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Indian Researchers Producing Biodiesel from Used Cooking Oil


Biodiesel made out of Used Oil from College Canteen Researchers from Modern College of Pune, India, produced biodiesel from used cooking oil, which would otherwise be thrown away by the contractor of their college canteen.

While many commercial kitchens heat oil till a point at which it is not useful for cooking anymore, consumption of dishes made from excessive heating of oil increases levels of triglycerides and cholesterol in blood and thus increases the risk of heart diseases.

But finding a healthy, economic and environment-friendly utility to such oil is certainly an achievement. Biodiesel’s characteristics like nontoxic and biodegradable in nature, and it being a fuel product that doesn’t emit sulphur into earth’s atmosphere makes it environment-friendly.

Dr. Santosh Gopale who guided this project said The Green Optimistic “We have created this biodiesel through the transesterification process. Initially, we have tested with a biodiesel blend of 60% biodiesel and 40 % petroleum diesel and the generator ran successfully. Our Next step is to test it with 100% of biodiesel and we are confident of achieving positive results”. He further added “During a discussion, our college Principal Sri Zunjarrao Rajendra Shankar came up with this idea of producing biodiesel from the used cooking oil,”

Ganesh Shinde, a botany student, who was already researching on bioenergy cultivation concepts and on the lookout for a proper raw material, took up this project with an idea that used oil could also carry the properties that could yield bio-fuel. The project was a part of the ‘Young Scientists Initiative’, sponsored by his college.

“All the nutrients vanish from the used edible oil, leaving behind the triglycerides, replete with fatty acids. To this, methanol, concentrated acid and sodium hydroxide was added to release energy,” says Dr Gopale. Unsaturated triglycerides are the main constituents of vegetable oil. During transesterification process, triglycerides splits into their components – 3 fatty acids and glycerol. The resulting fatty acid esters can be used as fuel in diesel engines.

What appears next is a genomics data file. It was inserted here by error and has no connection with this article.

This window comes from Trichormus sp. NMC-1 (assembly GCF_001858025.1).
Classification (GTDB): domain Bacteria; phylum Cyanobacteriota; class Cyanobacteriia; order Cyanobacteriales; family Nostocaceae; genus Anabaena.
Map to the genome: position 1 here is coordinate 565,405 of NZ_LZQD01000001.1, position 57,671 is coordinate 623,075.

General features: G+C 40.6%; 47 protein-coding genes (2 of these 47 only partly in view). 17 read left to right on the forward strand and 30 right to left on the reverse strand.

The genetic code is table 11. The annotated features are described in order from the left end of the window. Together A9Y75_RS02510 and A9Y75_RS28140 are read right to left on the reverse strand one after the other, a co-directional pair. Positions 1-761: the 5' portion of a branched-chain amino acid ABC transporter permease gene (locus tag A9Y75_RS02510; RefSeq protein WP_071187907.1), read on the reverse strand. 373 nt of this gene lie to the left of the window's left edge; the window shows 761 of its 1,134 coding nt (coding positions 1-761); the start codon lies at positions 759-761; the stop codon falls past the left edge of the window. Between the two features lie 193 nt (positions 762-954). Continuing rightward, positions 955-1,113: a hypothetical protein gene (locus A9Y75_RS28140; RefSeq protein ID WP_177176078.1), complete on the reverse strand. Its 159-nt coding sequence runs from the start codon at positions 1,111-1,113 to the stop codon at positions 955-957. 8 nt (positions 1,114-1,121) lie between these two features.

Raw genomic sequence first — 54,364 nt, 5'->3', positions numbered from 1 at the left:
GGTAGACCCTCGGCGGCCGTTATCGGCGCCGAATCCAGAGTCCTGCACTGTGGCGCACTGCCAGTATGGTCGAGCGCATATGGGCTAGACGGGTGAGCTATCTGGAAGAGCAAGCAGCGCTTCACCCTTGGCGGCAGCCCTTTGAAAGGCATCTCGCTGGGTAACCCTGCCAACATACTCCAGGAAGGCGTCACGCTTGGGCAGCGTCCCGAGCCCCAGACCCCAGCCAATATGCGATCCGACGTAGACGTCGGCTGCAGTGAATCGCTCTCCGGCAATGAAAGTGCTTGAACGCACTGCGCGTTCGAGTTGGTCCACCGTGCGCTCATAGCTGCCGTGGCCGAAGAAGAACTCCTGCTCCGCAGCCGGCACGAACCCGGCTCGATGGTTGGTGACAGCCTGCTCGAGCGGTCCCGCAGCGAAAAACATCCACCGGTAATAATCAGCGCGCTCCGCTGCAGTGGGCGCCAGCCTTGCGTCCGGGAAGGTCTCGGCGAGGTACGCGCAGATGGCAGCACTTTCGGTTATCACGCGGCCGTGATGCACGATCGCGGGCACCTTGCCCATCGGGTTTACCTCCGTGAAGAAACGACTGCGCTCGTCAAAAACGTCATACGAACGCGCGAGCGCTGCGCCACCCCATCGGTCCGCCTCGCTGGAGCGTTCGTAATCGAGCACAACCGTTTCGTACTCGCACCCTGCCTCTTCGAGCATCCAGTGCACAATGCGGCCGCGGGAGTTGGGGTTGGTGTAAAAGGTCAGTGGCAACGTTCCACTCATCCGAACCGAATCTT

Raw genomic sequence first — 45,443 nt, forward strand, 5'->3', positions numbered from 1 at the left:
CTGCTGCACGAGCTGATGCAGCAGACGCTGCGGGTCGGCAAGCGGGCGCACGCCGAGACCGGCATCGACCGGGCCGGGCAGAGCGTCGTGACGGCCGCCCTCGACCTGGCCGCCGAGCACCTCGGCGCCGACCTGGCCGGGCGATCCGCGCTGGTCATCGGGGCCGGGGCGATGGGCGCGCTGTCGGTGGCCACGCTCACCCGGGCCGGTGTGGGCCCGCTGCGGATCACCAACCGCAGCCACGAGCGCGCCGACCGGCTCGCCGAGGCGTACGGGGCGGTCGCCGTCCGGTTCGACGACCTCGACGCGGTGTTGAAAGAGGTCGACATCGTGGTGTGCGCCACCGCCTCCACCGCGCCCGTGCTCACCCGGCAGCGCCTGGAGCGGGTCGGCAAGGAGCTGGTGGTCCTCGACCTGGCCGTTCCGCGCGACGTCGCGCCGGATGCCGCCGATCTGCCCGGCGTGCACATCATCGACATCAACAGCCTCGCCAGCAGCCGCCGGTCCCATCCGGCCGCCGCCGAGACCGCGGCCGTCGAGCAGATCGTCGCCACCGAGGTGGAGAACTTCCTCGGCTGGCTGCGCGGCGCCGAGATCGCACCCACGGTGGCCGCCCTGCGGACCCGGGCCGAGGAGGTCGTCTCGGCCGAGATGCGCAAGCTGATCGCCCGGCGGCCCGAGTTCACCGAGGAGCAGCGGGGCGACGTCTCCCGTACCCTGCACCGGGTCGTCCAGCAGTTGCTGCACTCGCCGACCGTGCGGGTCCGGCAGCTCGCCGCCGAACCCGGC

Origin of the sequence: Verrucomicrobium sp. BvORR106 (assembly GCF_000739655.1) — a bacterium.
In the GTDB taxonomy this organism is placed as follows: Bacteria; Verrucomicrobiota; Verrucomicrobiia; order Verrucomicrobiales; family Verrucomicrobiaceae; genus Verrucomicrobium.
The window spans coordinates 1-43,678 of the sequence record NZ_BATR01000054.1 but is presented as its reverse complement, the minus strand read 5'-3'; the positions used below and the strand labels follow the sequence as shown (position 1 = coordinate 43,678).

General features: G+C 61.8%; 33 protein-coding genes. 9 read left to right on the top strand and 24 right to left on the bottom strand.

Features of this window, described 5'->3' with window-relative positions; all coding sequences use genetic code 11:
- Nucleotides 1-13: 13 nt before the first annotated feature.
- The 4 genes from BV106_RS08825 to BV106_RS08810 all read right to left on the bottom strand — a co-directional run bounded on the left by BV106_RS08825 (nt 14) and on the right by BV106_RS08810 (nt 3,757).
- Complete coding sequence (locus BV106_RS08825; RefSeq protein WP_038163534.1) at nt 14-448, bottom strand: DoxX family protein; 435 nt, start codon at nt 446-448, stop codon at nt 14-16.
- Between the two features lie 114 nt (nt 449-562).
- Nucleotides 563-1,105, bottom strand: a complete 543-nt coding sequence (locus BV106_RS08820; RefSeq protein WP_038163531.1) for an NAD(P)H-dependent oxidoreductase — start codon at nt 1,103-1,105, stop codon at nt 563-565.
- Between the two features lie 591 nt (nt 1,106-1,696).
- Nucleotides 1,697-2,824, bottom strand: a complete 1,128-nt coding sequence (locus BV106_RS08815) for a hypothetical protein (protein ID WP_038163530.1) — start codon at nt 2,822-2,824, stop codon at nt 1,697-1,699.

Dr Dilip Dhawale, Head of the Department, Chemistry, Savitribai Phule Pune University says, “Turning into a polymeric material with use, cooking oil lends itself for creating diesel. There are different methods to prepare biodiesel, but not all of them are feasible given the cost and time involved”.

Agreeing, Dr Abhijeet Shirke, managing director of Shirke Energy, an Indian biodiesel manufacturer, which extracts biodiesel for various types of biomass, says “Used oil definitely has the potential to become bio-diesel. But in India this has not taken off due to hurdles in procuring raw material. We are yet to evolve a sustainable system of collecting used oil and there is always the fear of adulteration.” Pune Mirror notes.

Dr. Gopale further says to The Green Optimistic: “Initially, we have produced 200 ml of Biodiesel from a litre of used cooking oil and the process costed us around 1 USD for 1 litre of biodiesel (apart from manpower, raw material and machinery – which, in college, came for free anyway). If it could be produced in large-scale, the cost per litre would drop further. We are thinking of producing it in large-scale if we get enough funding.”

While Shinde says “We are working on identifying different uses for the fuel we have produced, to understand what appliances can run on it,” , Dr.Gopale is positive that it would be the best alternative when there is a shortage of electricity and could even be used for agricultural purposes like water lifting and running a tractor.

Dr Zunjarrao says, “The initiative is giving our students first-hand experience of working on research, where they not only have to generate an idea, but also sell it to the faculty for selection and work it to its feasible end.”

Image(c) : Pune Mirror



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    1) Strained, used cooking oil;

    2) Mix with Lye;

    3) Allow to ‘set-up’;

    4) Chemical reaction:
    a) “Ivory” Soap floats to the top’.
    b) Diesel Fuel in the middle; and
    c) Compost at the bottom

    5) NO WASTE

    Note: The new fuel CAN NOT be used unless it’s ‘VISCOSITY’ (thickness) is changed to match the viscosity of the fuel the diesel engine was designed to accept; OR the new fuel can be ‘HEATED’ to dilute the viscosity; BUT is never left in the existing fuel lines as thicker fuel is not considered in the diesel engine’s ‘starting specifications’. Ideally in the latter, a second fuel tank would be used, with a valve to allow the second tank to ‘kick-in’ once the engine is running, and to switch back, just before the engine is shut down.


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